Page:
CHICAGO — Trapeze artists, balancing acts and tightrope walkers thrill circus audiences with their daring acts high above the arena floor. But you can bet that before each show, these performers test that a safety net will catch them should they fall.
Self-service laundry operators don’t share the same risks as death-defying acrobats but they do share the same need for protection in the event of catastrophe. For these small businesses, their “safety net” is having the proper insurance coverage to protect against losses from personal injury, fire, theft and other events.
American Coin-Op invited four insurance providers with laundry industry experience to answer some questions about the options that’ll allow operators to best utilize their money while also avoiding heartache when the unexpected happens.
(Editor’s note: The information provided here is for educational purposes only. Readers should consult an insurance services professional regarding their specific situation.)
Q: Should a laundry business adjust its insurance coverage as it grows or changes over time? If so, how?
Lawrence Larsen, owner, Lawrence Larsen Laundry Insurance: In order to reduce insurance premiums, many laundromat owners lower the amount of their personal property coverage as they realize the value of their insurable interest in their laundromat reduces because of equipment age. It’s important to remember that you can’t insure your opinion of value or the profitability of your laundromat.
If you build a new laundromat for $500,000 and its income greatly increases to a level where you now believe you could sell your business for $1 million, increasing your coverage provides no benefit. If it costs $500,000 to rebuild your laundromat, that is the maximum you can collect under normal laundromat policies. Insurance policies insure the assets, not the cash flow. One area in which you might consider increasing coverage is if equipment prices have increased and you no longer have enough coverage for a full-replacement cost of equipment.
Jodie Millino, vice president commercial lines-producer, HUB International Insurance Services: It is important that each year when the policy comes up for renewal that the customer talk with their insurance agent to make any adjustments to the gross sales, replacement cost of the equipment, etc. Some business owner policies have a built-in inflation guard that will increase the building/business personal property limit 4-5% but not all carriers have this built into their policies.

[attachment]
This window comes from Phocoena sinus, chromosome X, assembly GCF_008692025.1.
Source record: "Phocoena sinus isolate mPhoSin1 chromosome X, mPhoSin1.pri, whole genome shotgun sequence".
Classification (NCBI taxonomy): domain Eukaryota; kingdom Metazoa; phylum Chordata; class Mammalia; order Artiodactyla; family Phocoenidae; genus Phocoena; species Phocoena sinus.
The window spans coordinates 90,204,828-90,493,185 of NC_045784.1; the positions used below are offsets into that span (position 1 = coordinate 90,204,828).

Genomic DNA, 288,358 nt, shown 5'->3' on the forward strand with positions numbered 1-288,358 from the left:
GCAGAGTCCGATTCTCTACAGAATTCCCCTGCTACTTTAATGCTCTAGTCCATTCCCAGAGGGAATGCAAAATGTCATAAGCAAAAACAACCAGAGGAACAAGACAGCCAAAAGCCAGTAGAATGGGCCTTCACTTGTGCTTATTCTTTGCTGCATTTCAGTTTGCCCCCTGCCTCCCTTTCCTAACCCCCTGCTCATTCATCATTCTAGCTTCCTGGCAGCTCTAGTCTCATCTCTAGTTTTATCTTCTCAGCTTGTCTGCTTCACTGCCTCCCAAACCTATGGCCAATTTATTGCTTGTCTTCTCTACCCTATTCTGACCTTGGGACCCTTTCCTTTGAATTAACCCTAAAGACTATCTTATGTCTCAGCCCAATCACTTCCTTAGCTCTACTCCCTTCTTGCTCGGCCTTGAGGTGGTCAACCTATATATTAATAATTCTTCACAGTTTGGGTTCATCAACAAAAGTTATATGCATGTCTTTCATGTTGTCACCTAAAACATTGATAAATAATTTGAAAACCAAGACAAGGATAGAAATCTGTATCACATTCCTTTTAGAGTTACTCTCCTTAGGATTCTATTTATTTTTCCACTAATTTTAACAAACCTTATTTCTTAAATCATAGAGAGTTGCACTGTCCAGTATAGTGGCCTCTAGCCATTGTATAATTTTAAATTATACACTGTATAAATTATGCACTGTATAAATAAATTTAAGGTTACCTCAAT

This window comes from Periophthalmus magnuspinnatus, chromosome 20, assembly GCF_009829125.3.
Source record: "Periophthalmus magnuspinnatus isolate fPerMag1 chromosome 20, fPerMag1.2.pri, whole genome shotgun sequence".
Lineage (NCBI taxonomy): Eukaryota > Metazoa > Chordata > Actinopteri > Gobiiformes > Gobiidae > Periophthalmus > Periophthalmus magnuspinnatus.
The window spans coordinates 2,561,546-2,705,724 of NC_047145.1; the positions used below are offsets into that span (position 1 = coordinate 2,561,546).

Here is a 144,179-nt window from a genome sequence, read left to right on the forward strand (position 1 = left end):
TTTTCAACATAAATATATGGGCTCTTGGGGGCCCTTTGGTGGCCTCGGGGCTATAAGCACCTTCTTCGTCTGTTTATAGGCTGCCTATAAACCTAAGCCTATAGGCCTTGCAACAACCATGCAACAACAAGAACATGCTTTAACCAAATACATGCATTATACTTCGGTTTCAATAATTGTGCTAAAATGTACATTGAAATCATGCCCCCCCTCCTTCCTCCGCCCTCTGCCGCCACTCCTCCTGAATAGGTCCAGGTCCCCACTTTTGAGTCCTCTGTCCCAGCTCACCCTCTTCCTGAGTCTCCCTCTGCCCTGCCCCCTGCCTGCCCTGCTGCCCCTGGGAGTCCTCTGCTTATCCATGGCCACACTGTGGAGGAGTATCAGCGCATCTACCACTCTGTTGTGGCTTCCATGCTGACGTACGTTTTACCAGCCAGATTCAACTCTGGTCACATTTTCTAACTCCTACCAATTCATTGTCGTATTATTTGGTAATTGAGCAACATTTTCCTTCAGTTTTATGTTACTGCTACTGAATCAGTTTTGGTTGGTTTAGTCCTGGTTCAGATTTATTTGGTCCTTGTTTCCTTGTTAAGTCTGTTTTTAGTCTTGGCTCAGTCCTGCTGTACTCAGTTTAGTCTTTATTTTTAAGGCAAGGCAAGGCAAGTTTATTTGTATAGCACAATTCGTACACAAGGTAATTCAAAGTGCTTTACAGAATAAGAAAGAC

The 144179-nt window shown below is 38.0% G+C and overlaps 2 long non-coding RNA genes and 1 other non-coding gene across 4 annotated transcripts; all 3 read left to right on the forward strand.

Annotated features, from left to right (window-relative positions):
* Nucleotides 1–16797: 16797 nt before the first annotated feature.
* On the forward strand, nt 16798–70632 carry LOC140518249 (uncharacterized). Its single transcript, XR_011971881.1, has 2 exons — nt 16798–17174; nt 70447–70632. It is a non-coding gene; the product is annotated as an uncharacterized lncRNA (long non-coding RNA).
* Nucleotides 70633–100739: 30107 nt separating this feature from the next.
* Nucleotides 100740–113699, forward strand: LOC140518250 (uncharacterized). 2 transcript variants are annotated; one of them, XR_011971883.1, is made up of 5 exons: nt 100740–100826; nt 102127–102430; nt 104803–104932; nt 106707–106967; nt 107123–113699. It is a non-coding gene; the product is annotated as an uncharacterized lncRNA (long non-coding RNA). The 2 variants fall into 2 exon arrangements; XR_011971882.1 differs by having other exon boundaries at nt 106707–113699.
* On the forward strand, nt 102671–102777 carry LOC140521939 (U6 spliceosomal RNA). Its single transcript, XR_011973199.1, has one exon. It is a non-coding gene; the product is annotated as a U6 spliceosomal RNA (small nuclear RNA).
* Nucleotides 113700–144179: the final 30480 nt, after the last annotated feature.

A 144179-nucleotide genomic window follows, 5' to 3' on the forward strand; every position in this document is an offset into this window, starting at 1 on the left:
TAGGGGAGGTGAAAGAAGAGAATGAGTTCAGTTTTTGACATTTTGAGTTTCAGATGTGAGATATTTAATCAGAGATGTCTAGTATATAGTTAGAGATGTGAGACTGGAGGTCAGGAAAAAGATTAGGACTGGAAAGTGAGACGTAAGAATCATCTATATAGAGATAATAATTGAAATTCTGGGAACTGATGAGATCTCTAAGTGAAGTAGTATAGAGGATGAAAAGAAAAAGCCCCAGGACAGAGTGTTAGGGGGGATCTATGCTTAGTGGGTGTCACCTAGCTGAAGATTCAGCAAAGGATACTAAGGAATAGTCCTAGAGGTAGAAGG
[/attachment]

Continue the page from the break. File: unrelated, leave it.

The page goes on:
Larry Trapani, president, Brooks-Waterburn Corp.: Yes, a laundromat owner should regularly review and adjust its insurance coverage as it grows or changes over time. Insurance needs can evolve along with your business, and it’s essential to ensure that your coverage adequately addresses your current risks and exposures.
Here’s how you can approach adjusting your insurance coverage as your business changes:
- Regular Insurance Reviews — Schedule regular insurance reviews with your insurance agent or broker, ideally at least annually. These reviews allow you to discuss any changes in your business and assess whether your existing coverage is still sufficient.
- Business Growth — If your laundry business is expanding, whether by adding new locations, increasing the number of employees, or offering additional services like dry cleaning or pickup/delivery, you may need to adjust your coverage to account for the increased risks and liabilities associated with growth.
- Property Changes — If you make significant changes to your laundromat’s property, such as renovations, upgrades or expansions, it’s crucial to update your property insurance coverage to reflect these changes. This ensures that your property is adequately protected.
- Equipment Updates — Laundromats rely on specialized equipment, and if you upgrade or replace machinery, you should update your equipment breakdown insurance to cover the new equipment adequately.
- Claims History— If you’ve had claims in the past, they can affect your insurance premiums. Work with your insurance agent to manage risk and potentially reduce your insurance costs over time.